Mind blown by this lecture, I caught up with PSang before heading to dinner with Jude. Over our spinach and sweet potatoes, we discussed various Latin and Greek authors and some of the Classics course offerings here over which we're currently drooling. I made my way over to our second entryway meeting next, during which we played another mingling game and acted out common roomie strife scenarios. We trickled from here into an ice cream social for Greenough residents, where I got to talk to Kevin, a neighbor and German and theater enthusiast! We talked about parallels between Shakespearean English as compared to Latin and as compared to German, and he encouraged me to come out for theater auditions -- I just might have to!

I'm back in my dorm now to meet my 12 o'clock Cinderella blog curfew and avoid being turned into a pumpkin!

Day 361: I will take the chain from off the door.

I'm already beginning to wade in late-night (academic) housekeeping tasks, but I'd like to give you all a run-through of my first official day of orientation! We rolled out of bed and down the street from our hotel this morning to Greenough Hall, to get me settled into my dormitory once and for all.

We made a super-efficient team, with Priya hanging up my clothes and lugging things upstairs as Papa fetched breakfast and opened boxes while Mama and Nani made my bed and everything around it and I just admired everything.

For the person who did the least amount of physical labor, I sure seemed the most wiped out at the end of our morning moving sesh, and I arrived at the ID Services office looking less than optimal for my Harvard ID photo. The photographer seemed to sense this, as he commented on how nervous I looked, and went on to try to soothe my nerves. Seeing the ID printed was a joy however, and I almost squealed with delight when he handed it to me. I am officially a college student.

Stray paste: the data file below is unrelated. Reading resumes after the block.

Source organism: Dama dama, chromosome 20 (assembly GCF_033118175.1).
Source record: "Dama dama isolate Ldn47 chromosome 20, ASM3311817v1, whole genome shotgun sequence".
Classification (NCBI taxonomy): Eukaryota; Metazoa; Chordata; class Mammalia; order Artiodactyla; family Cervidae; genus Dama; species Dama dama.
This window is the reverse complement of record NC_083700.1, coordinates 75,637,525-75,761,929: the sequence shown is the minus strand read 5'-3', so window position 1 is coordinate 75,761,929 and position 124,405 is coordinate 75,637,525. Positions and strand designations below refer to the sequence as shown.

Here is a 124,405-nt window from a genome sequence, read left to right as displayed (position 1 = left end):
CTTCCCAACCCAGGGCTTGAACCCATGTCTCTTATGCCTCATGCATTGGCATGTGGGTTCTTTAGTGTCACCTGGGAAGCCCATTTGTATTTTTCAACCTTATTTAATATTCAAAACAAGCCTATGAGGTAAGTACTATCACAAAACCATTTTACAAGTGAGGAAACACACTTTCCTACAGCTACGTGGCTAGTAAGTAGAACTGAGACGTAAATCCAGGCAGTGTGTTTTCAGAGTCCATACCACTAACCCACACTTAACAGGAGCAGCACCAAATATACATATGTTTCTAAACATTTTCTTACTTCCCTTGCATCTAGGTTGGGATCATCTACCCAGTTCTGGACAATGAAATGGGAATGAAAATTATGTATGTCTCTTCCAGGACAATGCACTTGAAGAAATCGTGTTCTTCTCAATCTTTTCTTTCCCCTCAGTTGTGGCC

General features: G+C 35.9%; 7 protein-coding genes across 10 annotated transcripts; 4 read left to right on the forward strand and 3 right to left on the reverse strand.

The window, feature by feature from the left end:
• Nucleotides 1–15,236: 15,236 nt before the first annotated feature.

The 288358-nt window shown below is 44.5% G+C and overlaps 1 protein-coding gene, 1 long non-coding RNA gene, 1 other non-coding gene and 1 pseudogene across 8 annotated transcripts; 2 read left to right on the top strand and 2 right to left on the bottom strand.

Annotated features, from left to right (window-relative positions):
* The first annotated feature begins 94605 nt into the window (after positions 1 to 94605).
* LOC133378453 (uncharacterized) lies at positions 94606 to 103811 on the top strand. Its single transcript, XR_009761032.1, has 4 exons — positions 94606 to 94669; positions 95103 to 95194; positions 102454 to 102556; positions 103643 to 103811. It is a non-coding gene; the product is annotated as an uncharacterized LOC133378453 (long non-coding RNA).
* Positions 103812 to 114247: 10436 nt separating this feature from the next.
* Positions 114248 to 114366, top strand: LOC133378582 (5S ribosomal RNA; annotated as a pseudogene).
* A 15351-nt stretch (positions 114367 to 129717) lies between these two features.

At lunchtime, we made the very important discovery that Cambridge has a BonChon! We enjoyed our double-fried Korean barbecue before rushing to a welcome event at Sanders Theatre. This presentation was a welcome to our parents on behalf of the University, and Priya and I perhaps should not have been in attendance. In any case, we rushed from this event back to Target to pick up a few last dorm items before making one trip back to Greenough to put everything in its place.

From here, the family rushed to get me dinner at Panera before my first entryway meeting at 8. I am so happy to have shared this experience with them all, but especially to have had Nani's company and guidance during the run-up to college -- she came all the way from India to drop me off!

Tired and teary, I met with fellow Greenough residents out front for our first icebreaker-and-updates orientation meeting of the week. We received lots of important and breathtakingly exciting notices during this two-hour stretch, and returned to the dorm for an unofficial meeting of our hall. Eliza's out tonight, and I eager to finish these last Freshman Seminar applications -- wish me luck!

Day 360: I'm trying to get a hold on this.

Nani, Priya, and I had a "hearty laugh" over our sleeping arrangements yesterday, with all 5 feet and 8 inches of Priya crammed onto a tiny armchair for the night. This accommodation naturally didn't make for the most commodious night, and we all remained in varying states of asleep-ness until around noon today.

At this time, we headed to Boston Harbor to eat lunch at Wagamama and ogle at sky writers adorning the heavens with ribbons of Red Sox pride. Then it was quickly onward to Target for a stop to collect last-minute items like notebooks, hangers, and a mini fridge (everything purchased happened to be turquoise).